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Teaching with Plagiarism Detection Software

Plagiarism detection software can have substantial unintended effects on student learning and the classroom environment. If you are considering using plagiarism detection software in your class, you should consider the following questions

1) What do your students already know about plagiarism?

  • How do you know they know this? Where do you think they learned it?
  • What different disciplinary and cultural expectations about intellectual property do they bring with them to your class?
  • Are you and your students familiar with UT’s definition of plagiarism?

2) What do you want your students to learn about the use of outside sources?

  • How and why are outside sources used in your field?

One unintended side effect of using plagiarism detection services is that students may reduce or eliminate their use of outside sources to avoid inadvertent plagiarism. Simply requiring a minimum number of sources in a paper does not solve this problem. To avoid turning the service into a game of “Gotcha!” you’ll have to explain to your students how they will use sources to enter into disciplinary dialogue.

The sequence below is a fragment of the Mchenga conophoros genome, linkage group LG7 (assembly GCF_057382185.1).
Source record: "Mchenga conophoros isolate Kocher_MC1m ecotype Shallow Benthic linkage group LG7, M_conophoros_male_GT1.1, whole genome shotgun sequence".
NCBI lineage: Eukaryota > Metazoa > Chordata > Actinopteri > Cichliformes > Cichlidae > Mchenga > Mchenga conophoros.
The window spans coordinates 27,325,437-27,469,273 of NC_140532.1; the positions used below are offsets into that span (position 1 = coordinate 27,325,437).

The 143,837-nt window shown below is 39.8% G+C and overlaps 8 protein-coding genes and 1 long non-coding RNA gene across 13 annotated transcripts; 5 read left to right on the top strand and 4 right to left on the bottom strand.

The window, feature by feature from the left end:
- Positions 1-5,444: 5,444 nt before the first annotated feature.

3) What can your students learn about their own writing from using the service?

  • Will you have them submit early drafts of papers, so they can correct any problems with citation before final submission?
  • Will your students have opportunities to discuss issues of intellectual property, fair use, and copyright, as these relate to their own writing?

When integrated with a process approach to writing (drafting and revising), plagiarism detection methods can help instructors create a safe learning environment, where inadvertent errors can be detected early and corrected without penalty. By calling attention to issues of intellectual property, plagiarism detection efforts also present an opportunity for productive discussion of ethics in academia and in your discipline.

4) How will you know if the service is doing what you want it to do?

  • Are you using it in the hope that it will deter potential plagiarists, or just catch more actual plagiarism?
  • Either way, how can you accurately measure or assess the service?

Beware of the placebo effect: UT’s Pilot Study of TurnItIn found that the primary benefit of using the service was the assumption of instructors and students that it prevented plagiarism. However, no evidence exists that this was actually the case.